The Western Conference is loaded with hot teams and profitable NBA picks. Also: the Los Angeles Lakers. As expected, everything’s gone to heck in a handbasket for Kobe Bryant and his Laker cohorts.
Jason’s record as of Nov. 27: 11-9 ATS
Profit: plus-2.48 units
As usual, there’s lots of great basketball being played in the Western Conference. But is anybody paying attention? Most of the good stuff is coming from the far corners of the conference, those small markets that rarely get featured on national television. That airtime is being absorbed instead by one of the worst teams in the West: the Los Angeles Lakers (3-12 SU, 7-7-1 ATS).
Which is all great news when you’re making your basketball picks. As long as people aren’t giving teams like the Memphis Grizzlies (13-2 SU, 8-7 ATS) and the Portland Trail Blazers (12-3 SU, 11-4 ATS) their just due, and as long as they’re fixated on Kobe Bryant and his assorted whipping boys, there will be plenty of value available on the NBA odds board this year.
Ten Years After
The Lakers have been down this road before. Ten years ago, after Phil Jackson and Shaquille O’Neal both left town, Bryant was left with a supporting cast that was long on offense (No. 9 overall in efficiency) and short on defense (No. 30). The 2004-05 Lakers ended up missing the playoffs at 34-48 SU and 35-45-2 ATS.
Here we are again – sort of. The 2014-15 Lakers (No. 18 offense, No. 30 defense) have enough scoring touch to compete with the best, provided those shots are falling. They gave the Grizzlies (–7 away) a good run Wednesday night, keeping the game close enough to get paid in a 99-93 defeat. If only the Lakers hadn’t missed 10 of their last 11 shots.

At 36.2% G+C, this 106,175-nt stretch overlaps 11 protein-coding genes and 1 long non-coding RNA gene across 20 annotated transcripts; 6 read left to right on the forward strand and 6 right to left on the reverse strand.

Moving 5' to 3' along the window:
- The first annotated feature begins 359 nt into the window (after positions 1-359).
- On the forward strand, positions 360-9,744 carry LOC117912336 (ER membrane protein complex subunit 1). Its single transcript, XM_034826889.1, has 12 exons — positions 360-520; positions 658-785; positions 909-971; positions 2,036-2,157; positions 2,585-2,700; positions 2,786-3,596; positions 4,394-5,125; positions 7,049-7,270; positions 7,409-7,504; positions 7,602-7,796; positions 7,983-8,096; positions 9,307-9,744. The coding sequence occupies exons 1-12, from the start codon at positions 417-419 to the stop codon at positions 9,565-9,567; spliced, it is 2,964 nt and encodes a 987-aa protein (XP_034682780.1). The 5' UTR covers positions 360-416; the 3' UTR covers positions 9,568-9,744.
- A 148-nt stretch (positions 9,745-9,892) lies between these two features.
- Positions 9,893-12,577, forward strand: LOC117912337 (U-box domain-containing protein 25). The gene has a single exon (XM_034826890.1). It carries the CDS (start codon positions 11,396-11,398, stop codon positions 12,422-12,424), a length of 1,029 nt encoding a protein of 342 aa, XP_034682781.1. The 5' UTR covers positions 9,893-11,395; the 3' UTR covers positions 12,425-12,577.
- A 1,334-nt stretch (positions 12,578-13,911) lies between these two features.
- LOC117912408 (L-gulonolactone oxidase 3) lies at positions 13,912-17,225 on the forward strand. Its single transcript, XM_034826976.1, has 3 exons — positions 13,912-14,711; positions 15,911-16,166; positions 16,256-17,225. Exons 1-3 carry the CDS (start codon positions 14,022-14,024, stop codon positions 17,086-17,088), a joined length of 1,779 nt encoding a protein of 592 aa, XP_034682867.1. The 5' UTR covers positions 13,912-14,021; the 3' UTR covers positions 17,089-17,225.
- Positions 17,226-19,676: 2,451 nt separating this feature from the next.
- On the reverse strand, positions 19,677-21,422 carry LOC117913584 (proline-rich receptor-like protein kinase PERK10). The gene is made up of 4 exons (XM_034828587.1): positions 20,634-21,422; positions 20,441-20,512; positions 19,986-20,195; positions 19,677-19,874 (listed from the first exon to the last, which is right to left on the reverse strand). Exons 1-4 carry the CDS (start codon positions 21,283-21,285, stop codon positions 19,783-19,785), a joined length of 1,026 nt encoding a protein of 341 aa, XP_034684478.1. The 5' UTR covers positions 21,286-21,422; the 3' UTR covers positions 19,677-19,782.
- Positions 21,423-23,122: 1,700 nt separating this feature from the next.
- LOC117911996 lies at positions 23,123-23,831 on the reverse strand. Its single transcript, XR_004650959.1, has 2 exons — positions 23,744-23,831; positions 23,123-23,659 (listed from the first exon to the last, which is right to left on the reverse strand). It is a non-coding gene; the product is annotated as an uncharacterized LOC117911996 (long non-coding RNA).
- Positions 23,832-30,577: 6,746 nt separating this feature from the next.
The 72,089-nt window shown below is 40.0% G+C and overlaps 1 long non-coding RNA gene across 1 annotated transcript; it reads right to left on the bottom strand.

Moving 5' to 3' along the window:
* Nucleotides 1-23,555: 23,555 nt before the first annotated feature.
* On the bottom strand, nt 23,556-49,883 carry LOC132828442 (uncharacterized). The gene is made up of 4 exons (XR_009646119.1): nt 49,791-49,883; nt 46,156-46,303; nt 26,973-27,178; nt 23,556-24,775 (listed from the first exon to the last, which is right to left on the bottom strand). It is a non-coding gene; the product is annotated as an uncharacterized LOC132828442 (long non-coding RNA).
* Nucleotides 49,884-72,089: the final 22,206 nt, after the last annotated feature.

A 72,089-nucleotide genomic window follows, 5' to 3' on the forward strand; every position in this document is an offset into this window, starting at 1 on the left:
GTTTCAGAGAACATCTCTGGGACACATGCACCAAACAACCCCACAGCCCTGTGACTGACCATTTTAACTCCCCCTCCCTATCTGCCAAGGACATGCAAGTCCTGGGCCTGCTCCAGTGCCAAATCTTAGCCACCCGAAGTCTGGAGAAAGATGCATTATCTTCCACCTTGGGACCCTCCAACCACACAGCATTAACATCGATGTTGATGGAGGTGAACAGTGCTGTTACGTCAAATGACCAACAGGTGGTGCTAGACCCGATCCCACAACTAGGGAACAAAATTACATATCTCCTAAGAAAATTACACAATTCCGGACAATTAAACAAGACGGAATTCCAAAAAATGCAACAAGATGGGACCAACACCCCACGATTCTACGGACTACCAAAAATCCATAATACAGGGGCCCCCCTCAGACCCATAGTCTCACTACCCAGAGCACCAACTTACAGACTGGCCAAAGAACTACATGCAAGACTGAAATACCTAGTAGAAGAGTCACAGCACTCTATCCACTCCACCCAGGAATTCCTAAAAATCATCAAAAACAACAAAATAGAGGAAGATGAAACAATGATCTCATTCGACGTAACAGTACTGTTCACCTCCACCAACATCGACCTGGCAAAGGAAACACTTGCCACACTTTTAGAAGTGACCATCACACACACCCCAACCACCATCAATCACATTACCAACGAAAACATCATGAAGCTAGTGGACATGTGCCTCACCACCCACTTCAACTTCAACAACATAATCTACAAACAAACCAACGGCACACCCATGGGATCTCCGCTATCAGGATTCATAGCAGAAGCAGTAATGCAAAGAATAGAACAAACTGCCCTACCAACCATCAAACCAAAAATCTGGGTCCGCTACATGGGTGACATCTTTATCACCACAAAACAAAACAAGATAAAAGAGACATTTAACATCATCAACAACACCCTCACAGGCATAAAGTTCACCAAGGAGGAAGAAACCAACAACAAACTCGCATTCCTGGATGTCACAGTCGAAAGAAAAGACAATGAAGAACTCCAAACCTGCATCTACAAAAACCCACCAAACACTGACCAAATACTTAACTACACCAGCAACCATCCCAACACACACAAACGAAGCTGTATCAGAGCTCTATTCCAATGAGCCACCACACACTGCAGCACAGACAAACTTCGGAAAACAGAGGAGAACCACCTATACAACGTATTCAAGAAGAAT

On one hand, Bryant (26.9 points per 36 minutes) is an absolute freak of nature at age 36. He’s been going to Germany every year to get those plasma-rich injections in his knees. They seem to be working. However, Bryant is still 36 years old, and his magic touch seems to abandon him in the last five minutes of games. He’s also a minus-3.9 in Defensive Box Plus-Minus. Everyone on the Lakers is a minus-defender thus far, except for Ed Davis (plus-0.4 DBPM). This will not do.
Throw It Down, Big Man
Compare and contrast to the Memphis Grizzlies (No. 7 offense, No. 4 defense). Here’s a regional market with little NBA history and no superstars – although there’s been some buzz that Marc Gasol (22.7 PER) belongs in the MVP conversation. Good luck with that. Gasol may be the best player on the Grizz, but he’s surrounded by quality players like Zach Randolph (20.2 PER), Mike Conley (19.4 PER) and even Courtney Lee (18.1 PER), who leads the team in BPM at plus-4.9.
And it’s not like the voting committee is going to spend any energy supporting an MVP campaign from a market like Memphis – unless the Grizz win 70 games or something. The last MVP who was a rising star in a small market? Bill Walton, of the 1977-78 Trail Blazers. LaMarcus Aldridge (23.7 PER) will have the same issues this year playing for a Portland (No. 3 offense, No. 7 defense) team that has once again gotten out of the blocks in a hurry, but this time with an added emphasis on defense.
If anyone is going to break through this glass ceiling, it’s going to be Stephen Curry (27.4 PER) of the Golden State Warriors (12-2 SU, 10-4 ATS). This is another regional team with a strong defense (No. 3 overall) to pair with a solid offense (No. 12), but Curry is already a nationally recognized superstar, thanks to his prodigious 3-point shooting (42.6 percent). Curry just happens to be a well-rounded player to boot, and his numbers thus far are truly worthy of MVP consideration. So are the Warriors, if you’re serious about your NBA picks.